From file: Lebanese army continues its search after a boat carrying irregular migrants sank off the shore of Tripoli, Lebanon on April 24, 2022 | Photo: picture-alliance/Ahmad Said/Anadolu Agency
From file: Lebanese army continues its search after a boat carrying irregular migrants sank off the shore of Tripoli, Lebanon on April 24, 2022 | Photo: picture-alliance/Ahmad Said/Anadolu Agency

Five people have been arrested and charged with trying to smuggle nearly 100 migrants into Europe on an unsafe vessel last week.

Greece's coast guard said that five suspected smugglers were remanded from among 101 people on a motor yacht, which had been found drifting 75 miles southeast of the Greek island of Karpathos last week. 

The 166 migrants on board, including 40 children and 19 women, were all reportedly taken to a reception center for asylum-seekers following their rescue at sea.

"Due to the high number of passengers and the poor health conditions, the vessel was unseaworthy," the coast guard said, adding that the migrants had paid between $6,500 - $8,000 each to be taken to Italy.

The suspects who were arrested in the case were all Lebanese nationals, according to Greek authorities.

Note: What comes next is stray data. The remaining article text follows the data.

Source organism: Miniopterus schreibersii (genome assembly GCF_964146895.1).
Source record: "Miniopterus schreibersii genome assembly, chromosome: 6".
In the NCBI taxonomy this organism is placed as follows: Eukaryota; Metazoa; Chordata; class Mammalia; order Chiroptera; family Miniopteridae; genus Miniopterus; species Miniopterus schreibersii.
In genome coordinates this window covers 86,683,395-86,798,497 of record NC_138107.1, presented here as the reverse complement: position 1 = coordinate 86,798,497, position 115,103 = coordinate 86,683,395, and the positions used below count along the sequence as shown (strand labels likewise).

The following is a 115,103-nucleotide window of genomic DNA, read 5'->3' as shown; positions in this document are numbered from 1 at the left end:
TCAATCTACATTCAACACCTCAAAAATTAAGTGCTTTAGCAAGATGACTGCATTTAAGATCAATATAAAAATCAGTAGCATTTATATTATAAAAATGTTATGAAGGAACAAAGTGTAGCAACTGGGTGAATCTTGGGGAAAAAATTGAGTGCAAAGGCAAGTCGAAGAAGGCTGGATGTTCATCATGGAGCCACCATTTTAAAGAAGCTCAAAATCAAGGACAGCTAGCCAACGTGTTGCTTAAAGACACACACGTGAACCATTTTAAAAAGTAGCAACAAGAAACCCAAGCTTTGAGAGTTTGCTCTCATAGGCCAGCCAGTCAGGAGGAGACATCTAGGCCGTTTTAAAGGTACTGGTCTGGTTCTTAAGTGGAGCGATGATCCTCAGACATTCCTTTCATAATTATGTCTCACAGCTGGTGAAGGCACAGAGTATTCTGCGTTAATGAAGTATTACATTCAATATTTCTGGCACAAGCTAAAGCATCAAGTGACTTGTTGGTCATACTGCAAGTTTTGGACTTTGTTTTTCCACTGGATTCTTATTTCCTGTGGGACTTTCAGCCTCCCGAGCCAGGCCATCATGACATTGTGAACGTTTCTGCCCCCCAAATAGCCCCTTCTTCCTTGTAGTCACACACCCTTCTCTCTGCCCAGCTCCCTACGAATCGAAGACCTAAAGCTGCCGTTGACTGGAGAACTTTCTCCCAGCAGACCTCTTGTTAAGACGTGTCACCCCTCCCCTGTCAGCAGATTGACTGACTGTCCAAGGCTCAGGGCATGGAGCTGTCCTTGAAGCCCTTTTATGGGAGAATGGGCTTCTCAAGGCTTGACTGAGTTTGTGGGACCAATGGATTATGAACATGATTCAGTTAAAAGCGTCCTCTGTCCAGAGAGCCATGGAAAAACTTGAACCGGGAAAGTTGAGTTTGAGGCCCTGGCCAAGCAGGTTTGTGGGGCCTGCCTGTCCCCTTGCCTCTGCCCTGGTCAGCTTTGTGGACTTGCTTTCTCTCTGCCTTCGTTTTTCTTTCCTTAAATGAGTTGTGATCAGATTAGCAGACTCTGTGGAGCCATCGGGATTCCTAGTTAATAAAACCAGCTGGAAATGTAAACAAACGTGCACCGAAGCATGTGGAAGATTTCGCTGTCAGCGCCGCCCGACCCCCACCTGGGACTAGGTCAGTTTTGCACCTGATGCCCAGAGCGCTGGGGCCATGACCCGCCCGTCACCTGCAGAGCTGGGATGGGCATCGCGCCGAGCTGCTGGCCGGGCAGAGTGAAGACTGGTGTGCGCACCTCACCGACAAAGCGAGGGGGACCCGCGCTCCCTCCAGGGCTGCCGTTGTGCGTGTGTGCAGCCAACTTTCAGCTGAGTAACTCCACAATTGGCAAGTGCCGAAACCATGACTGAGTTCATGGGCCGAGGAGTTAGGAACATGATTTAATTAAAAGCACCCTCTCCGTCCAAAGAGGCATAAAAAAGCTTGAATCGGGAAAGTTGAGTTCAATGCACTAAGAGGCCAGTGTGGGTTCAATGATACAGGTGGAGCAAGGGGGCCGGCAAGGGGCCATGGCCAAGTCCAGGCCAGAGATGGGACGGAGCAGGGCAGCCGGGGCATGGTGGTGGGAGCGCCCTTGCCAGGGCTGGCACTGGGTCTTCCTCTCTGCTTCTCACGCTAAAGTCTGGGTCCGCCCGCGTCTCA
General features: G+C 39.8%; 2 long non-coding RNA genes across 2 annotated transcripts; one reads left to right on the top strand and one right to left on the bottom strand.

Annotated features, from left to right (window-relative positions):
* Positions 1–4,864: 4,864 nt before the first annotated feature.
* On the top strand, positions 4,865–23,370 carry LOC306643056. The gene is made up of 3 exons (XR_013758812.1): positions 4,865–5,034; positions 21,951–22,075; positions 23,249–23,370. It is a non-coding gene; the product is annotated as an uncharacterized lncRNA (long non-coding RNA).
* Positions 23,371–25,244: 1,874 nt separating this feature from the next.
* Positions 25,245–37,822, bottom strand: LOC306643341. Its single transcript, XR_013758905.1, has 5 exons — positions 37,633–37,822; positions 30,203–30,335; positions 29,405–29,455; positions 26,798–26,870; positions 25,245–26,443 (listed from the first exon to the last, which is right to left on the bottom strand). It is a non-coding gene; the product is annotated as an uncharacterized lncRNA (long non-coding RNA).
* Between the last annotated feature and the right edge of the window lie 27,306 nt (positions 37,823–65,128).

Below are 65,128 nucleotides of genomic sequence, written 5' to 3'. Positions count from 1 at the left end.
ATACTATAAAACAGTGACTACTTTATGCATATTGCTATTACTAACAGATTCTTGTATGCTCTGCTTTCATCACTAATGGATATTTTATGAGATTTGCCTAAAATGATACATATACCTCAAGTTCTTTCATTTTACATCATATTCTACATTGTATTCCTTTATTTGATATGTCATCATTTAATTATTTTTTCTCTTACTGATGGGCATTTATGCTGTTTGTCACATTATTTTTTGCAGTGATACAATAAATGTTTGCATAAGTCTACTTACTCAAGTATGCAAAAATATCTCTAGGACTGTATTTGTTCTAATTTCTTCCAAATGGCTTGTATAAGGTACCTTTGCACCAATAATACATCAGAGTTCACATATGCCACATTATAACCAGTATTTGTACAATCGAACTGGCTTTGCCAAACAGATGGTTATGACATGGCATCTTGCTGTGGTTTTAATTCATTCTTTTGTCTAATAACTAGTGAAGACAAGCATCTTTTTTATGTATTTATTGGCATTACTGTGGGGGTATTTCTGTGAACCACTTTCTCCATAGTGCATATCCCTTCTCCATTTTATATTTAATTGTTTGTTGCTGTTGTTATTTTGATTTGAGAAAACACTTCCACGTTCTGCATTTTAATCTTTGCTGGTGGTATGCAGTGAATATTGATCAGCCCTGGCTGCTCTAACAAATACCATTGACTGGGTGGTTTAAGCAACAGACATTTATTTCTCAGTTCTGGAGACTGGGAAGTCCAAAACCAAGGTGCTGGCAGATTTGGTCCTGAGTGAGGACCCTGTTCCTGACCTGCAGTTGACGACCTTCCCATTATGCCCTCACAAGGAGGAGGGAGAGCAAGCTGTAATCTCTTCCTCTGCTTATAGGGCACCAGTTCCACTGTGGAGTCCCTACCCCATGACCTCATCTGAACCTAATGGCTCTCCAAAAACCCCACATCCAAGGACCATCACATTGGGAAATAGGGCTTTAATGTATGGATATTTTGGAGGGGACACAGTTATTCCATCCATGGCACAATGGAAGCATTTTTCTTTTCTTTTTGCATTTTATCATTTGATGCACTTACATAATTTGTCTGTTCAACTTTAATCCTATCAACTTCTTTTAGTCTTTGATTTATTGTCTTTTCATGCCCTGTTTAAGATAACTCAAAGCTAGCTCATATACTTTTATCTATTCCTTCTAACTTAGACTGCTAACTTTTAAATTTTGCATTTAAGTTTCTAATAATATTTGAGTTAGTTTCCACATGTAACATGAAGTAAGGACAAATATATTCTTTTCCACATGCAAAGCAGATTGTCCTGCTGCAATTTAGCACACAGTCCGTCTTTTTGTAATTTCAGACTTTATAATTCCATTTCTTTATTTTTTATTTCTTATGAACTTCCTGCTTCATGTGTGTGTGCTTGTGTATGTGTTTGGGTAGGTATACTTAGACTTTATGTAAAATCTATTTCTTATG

Read more: Lebanon: Cabinet demands army probe over migrant shipwreck

More departures from Lebanon

The coast guard operation and ensuing arrests mark the second such incident in a month involving a boat departing from Lebanon. 

On June 28, 166 migrants also left Lebanon for Italy on an unseaworthy fishing boat used by smugglers. They later had to be rescued also near the island of Kapathos by Greece's coast guard, which said it charged a total of six people on board with migrant smuggling in that case.

Other attempts to leave Lebanon by boat have proven to be deadly for many migrants, who are hoping to find a better life in Europe.

Due to increased vigilance by Greek and EU border agencies in Aegean waters between Greece and Turkey, more and more migrants coming from the Middle East and Africa are turning to this newer route departing from Lebanon in the hopes of reaching Greece or Italy. Some have been leaving the cash-strapped Mediterranean country amid threats of being deported.

According to the UNHCR, there's a significant increase in migrants using this route compared to previous years. However at the same time, arrivals from Lebanon currently amount to only about 2% of all sea arrivals in Italy — compared to 55% of departures from Libya and 21% from Turkey.

Read more: Military in Lebanon stop 64 migrants from embarking on sea journey

with AP

 

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